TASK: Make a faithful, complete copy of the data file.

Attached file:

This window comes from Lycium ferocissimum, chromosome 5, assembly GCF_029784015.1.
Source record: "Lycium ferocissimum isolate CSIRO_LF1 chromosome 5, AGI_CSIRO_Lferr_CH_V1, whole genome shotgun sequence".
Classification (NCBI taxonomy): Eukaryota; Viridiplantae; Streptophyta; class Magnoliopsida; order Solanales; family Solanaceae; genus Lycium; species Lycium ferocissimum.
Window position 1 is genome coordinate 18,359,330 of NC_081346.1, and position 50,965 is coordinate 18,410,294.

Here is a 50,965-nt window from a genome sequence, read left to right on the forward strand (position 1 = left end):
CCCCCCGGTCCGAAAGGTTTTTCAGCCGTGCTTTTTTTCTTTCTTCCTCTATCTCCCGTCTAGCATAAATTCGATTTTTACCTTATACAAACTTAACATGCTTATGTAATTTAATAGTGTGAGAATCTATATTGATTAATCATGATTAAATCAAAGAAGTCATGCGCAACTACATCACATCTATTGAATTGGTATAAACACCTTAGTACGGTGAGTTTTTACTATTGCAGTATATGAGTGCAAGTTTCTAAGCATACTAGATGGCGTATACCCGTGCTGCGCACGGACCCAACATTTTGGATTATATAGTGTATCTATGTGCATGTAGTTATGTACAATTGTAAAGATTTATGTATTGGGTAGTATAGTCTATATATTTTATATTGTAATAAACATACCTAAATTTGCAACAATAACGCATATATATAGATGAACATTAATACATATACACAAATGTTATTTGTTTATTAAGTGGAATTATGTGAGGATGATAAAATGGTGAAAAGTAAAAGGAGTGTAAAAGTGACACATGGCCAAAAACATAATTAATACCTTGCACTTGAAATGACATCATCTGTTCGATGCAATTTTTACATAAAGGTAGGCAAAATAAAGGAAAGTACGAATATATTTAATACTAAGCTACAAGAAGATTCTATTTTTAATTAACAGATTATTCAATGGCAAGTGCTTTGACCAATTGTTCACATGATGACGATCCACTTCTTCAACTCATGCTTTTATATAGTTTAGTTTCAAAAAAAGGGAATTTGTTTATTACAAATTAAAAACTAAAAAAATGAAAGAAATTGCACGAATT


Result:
This window comes from Lycium ferocissimum, chromosome 5, assembly GCF_029784015.1.
Source record: "Lycium ferocissimum isolate CSIRO_LF1 chromosome 5, AGI_CSIRO_Lferr_CH_V1, whole genome shotgun sequence".
Classification (NCBI taxonomy): Eukaryota; Viridiplantae; Streptophyta; class Magnoliopsida; order Solanales; family Solanaceae; genus Lycium; species Lycium ferocissimum.
Window position 1 is genome coordinate 18,359,330 of NC_081346.1, and position 50,965 is coordinate 18,410,294.

Here is a 50,965-nt window from a genome sequence, read left to right on the forward strand (position 1 = left end):
CCCCCCGGTCCGAAAGGTTTTTCAGCCGTGCTTTTTTTCTTTCTTCCTCTATCTCCCGTCTAGCATAAATTCGATTTTTACCTTATACAAACTTAACATGCTTATGTAATTTAATAGTGTGAGAATCTATATTGATTAATCATGATTAAATCAAAGAAGTCATGCGCAACTACATCACATCTATTGAATTGGTATAAACACCTTAGTACGGTGAGTTTTTACTATTGCAGTATATGAGTGCAAGTTTCTAAGCATACTAGATGGCGTATACCCGTGCTGCGCACGGACCCAACATTTTGGATTATATAGTGTATCTATGTGCATGTAGTTATGTACAATTGTAAAGATTTATGTATTGGGTAGTATAGTCTATATATTTTATATTGTAATAAACATACCTAAATTTGCAACAATAACGCATATATATAGATGAACATTAATACATATACACAAATGTTATTTGTTTATTAAGTGGAATTATGTGAGGATGATAAAATGGTGAAAAGTAAAAGGAGTGTAAAAGTGACACATGGCCAAAAACATAATTAATACCTTGCACTTGAAATGACATCATCTGTTCGATGCAATTTTTACATAAAGGTAGGCAAAATAAAGGAAAGTACGAATATATTTAATACTAAGCTACAAGAAGATTCTATTTTTAATTAACAGATTATTCAATGGCAAGTGCTTTGACCAATTGTTCACATGATGACGATCCACTTCTTCAACTCATGCTTTTATATAGTTTAGTTTCAAAAAAAGGGAATTTGTTTATTACAAATTAAAAACTAAAAAAATGAAAGAAATTGCACGAATT